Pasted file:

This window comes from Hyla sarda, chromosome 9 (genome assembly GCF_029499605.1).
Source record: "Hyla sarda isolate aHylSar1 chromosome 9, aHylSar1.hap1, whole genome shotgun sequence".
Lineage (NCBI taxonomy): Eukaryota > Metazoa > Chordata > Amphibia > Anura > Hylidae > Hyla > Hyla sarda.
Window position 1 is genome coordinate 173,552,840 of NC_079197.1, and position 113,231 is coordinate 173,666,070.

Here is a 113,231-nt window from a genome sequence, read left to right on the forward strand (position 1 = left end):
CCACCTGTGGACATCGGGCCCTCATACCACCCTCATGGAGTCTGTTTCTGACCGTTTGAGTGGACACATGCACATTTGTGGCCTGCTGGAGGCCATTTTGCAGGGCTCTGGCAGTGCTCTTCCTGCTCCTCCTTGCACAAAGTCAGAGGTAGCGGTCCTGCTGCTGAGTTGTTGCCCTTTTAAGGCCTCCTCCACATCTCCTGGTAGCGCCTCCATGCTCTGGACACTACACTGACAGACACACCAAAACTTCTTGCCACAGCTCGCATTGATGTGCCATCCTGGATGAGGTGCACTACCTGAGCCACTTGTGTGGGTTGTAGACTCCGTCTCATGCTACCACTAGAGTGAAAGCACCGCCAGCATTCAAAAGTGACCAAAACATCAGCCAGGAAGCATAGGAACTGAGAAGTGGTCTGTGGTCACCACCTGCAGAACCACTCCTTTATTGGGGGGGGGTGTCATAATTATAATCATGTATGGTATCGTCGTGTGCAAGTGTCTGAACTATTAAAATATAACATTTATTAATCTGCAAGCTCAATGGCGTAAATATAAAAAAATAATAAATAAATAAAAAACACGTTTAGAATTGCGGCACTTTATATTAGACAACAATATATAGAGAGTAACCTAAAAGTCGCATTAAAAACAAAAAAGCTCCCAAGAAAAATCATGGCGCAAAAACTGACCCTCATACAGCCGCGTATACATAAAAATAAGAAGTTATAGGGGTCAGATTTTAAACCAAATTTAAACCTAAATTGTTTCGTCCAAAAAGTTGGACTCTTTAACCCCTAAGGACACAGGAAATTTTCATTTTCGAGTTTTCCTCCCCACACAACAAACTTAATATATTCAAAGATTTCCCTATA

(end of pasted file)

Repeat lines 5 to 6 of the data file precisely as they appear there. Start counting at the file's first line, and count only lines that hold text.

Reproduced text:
Here is a 113,231-nt window from a genome sequence, read left to right on the forward strand (position 1 = left end):
CCACCTGTGGACATCGGGCCCTCATACCACCCTCATGGAGTCTGTTTCTGACCGTTTGAGTGGACACATGCACATTTGTGGCCTGCTGGAGGCCATTTTGCAGGGCTCTGGCAGTGCTCTTCCTGCTCCTCCTTGCACAAAGTCAGAGGTAGCGGTCCTGCTGCTGAGTTGTTGCCCTTTTAAGGCCTCCTCCACATCTCCTGGTAGCGCCTCCATGCTCTGGACACTACACTGACAGACACACCAAAACTTCTTGCCACAGCTCGCATTGATGTGCCATCCTGGATGAGGTGCACTACCTGAGCCACTTGTGTGGGTTGTAGACTCCGTCTCATGCTACCACTAGAGTGAAAGCACCGCCAGCATTCAAAAGTGACCAAAACATCAGCCAGGAAGCATAGGAACTGAGAAGTGGTCTGTGGTCACCACCTGCAGAACCACTCCTTTATTGGGGGGGGGTGTCATAATTATAATCATGTATGGTATCGTCGTGTGCAAGTGTCTGAACTATTAAAATATAACATTTATTAATCTGCAAGCTCAATGGCGTAAATATAAAAAAATAATAAATAAATAAAAAACACGTTTAGAATTGCGGCACTTTATATTAGACAACAATATATAGAGAGTAACCTAAAAGTCGCATTAAAAACAAAAAAGCTCCCAAGAAAAATCATGGCGCAAAAACTGACCCTCATACAGCCGCGTATACATAAAAATAAGAAGTTATAGGGGTCAGATTTTAAACCAAATTTAAACCTAAATTGTTTCGTCCAAAAAGTTGGACTCTTTAACCCCTAAGGACACAGGAAATTTTCATTTTCGAGTTTTCCTCCCCACACAACAAACTTAATATATTCAAAGATTTCCCTATA